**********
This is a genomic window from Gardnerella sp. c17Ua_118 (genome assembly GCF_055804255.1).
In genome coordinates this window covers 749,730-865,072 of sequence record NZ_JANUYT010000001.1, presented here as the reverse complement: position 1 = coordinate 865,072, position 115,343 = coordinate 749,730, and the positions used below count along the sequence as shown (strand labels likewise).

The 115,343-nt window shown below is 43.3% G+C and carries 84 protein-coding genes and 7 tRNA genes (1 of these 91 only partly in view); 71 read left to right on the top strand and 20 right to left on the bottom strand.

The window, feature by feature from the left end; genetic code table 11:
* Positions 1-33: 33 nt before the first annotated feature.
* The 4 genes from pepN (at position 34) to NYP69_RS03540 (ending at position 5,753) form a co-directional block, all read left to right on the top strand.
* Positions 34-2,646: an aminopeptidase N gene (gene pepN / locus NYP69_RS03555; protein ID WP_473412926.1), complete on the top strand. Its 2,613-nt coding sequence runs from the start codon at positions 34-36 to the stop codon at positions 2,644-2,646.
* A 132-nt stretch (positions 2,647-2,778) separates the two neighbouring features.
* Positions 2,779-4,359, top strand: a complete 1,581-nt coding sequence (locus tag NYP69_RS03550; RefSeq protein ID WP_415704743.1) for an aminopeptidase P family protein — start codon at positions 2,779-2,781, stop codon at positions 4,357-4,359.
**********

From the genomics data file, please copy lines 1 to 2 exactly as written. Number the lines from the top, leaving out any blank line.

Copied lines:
This is a genomic window from Gardnerella sp. c17Ua_118 (genome assembly GCF_055804255.1).
In genome coordinates this window covers 749,730-865,072 of sequence record NZ_JANUYT010000001.1, presented here as the reverse complement: position 1 = coordinate 865,072, position 115,343 = coordinate 749,730, and the positions used below count along the sequence as shown (strand labels likewise).